Blood glucose (mg/dL) 99.0 ± 32.7 94.1 ± 24.2 114.4 ± 48.1 0.003*
Insulin (mg/dL) 8.7 ± 7.0 6.0 ± 3.5 17.4 ± 8.0 < 0.001*
Total cholesterol (mg/dL) 200.2 ± 40.9 198.9 ± 3.9 201.9 ± 41.9 0.607
LDL-c (mg/dL) 128.0 ± 39.8 128.9 ± 39.1 124.8 ± 37.3 0.479
HDL-c (mg/dL) 44.5 ± 9.3 44.7 ± 9.6 42.9 ± 9.4 0.193
Triglycerides (mg/dL) 139.0 ± 75.5 128.4 ± 67.2 170.3 ± 89.3 < 0.001*
VAI 133.5 ± 92.0 119.4 ± 81.8 177.4 ± 107.7 < 0.001*
SBP (mmHg) 124.1 ± 19.8 123.5 ± 20.2 126.1 ± 18.7 0.396
DBP (mmHg) 82.7 ± 10.6 81.6 ± 10.8 82.2 ± 10.1 0.671
Skin color - non-whites % (n) 67.4(161) 71.3(129) 55.2(32) 0.064
Marital status - with partner % (n) 60.7(145) 59.7(108) 63.8(37) 0.944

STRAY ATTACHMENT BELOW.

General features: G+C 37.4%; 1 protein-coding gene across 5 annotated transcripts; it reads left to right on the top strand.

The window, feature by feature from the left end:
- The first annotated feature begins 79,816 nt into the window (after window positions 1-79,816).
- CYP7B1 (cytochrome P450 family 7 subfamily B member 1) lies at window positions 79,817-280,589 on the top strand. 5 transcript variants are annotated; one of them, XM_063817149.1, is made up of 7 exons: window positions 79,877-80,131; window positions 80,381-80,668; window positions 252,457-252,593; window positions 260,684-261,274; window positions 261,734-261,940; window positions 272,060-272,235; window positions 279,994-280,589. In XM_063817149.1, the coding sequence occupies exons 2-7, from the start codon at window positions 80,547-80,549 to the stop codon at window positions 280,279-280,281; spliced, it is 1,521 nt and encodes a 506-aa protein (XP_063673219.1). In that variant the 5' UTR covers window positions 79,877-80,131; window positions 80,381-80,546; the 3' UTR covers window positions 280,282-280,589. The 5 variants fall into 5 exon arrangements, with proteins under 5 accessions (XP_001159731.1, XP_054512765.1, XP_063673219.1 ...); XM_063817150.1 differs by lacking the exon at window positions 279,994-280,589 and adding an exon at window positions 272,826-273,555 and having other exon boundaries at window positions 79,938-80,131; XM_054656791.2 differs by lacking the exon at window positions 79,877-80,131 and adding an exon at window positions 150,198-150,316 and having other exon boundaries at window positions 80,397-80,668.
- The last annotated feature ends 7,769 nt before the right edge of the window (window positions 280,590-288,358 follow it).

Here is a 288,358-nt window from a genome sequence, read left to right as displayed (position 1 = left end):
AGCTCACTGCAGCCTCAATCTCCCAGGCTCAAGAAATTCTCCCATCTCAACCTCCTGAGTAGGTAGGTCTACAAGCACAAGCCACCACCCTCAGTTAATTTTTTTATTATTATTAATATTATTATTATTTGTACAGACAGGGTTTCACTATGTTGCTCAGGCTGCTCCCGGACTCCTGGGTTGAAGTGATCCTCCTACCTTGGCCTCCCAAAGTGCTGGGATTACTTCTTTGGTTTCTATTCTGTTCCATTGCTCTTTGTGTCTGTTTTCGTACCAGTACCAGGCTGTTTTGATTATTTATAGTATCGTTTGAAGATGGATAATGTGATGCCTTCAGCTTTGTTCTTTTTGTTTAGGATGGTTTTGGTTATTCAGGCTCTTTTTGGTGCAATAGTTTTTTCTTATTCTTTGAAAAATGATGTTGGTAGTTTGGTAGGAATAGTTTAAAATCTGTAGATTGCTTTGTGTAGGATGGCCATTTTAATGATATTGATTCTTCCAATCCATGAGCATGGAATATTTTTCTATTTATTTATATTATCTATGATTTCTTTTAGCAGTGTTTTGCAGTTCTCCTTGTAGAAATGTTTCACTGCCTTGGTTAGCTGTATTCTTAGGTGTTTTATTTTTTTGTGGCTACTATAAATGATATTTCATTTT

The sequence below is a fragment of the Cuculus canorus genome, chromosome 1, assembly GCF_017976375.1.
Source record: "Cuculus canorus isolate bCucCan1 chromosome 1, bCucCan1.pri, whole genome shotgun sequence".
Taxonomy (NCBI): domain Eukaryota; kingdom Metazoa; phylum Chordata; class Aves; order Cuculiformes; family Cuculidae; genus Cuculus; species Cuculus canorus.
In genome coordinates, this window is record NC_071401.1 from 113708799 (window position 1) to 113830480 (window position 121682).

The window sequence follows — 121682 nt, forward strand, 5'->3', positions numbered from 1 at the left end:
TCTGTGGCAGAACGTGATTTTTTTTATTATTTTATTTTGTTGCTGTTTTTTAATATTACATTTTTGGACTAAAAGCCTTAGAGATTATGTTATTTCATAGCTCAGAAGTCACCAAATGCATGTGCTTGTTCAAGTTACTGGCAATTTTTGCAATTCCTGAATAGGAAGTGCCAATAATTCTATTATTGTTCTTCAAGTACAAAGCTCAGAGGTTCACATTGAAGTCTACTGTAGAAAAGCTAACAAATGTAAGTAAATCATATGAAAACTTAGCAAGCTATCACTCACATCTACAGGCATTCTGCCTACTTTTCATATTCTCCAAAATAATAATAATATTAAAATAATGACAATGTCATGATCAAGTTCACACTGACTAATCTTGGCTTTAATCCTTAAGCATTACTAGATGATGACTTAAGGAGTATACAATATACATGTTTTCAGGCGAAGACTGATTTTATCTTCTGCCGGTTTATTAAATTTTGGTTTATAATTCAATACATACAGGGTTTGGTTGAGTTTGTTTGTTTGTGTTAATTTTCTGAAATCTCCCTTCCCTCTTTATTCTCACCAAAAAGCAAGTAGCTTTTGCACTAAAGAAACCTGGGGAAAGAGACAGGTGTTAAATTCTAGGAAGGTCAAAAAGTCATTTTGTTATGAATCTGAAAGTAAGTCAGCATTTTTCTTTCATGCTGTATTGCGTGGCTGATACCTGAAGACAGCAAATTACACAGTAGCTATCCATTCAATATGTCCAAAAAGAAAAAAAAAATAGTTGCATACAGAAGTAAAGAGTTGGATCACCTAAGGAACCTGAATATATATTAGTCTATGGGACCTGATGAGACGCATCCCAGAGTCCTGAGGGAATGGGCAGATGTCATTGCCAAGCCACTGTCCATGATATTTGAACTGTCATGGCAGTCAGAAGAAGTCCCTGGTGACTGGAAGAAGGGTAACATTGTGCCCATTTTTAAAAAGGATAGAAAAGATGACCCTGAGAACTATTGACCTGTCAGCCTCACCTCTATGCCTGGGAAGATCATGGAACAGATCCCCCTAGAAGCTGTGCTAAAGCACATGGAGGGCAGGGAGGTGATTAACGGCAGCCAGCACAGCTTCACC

Education ≤ 11 years % (n) 82.9(198) 82.9(150) 82.7(48) 0.918
Income per capita in reais 658.1 ± 524.4 647.6 ± 496.3 691.1 ± 607.6 0.622
Hypertension % (n) 43.9(105) 38.7(70) 60.3(35) 0.004*
Lipid-lowering drugs % (n) 5.0(12) 5.0(9) 5.2(3) 0.952
Hypothyroidism % (n) 5.9(14) 6.6(12) 3.4(2) 0.369
Physical exercise - Yes % (n) 18.8(45) 19.3(35) 17.2(17) 0.722
Menopause - Yes % (n) 34.6(80) 35.6(62) 31.6(18) 0.577

The values are expressed in mean ± standard deviation or frequency (%/n). BMI: body mass index; VAI: visceral adiposity index; SBP: systolic blood pressure; DBP: diastolic blood pressure. To compare the MHO and MUO groups, we used Student's t-test (for continuous variables) or chi-square test (for categorical variables). P value*: statistically significant difference.

Figure 1 shows the values of WC and VAI and their accuracy in identifying MHO women. Both groups presented similar ROC curves; the WC curve had a better negative likelihood ratio to discriminate MHO at a cutoff value of 108.2 cm.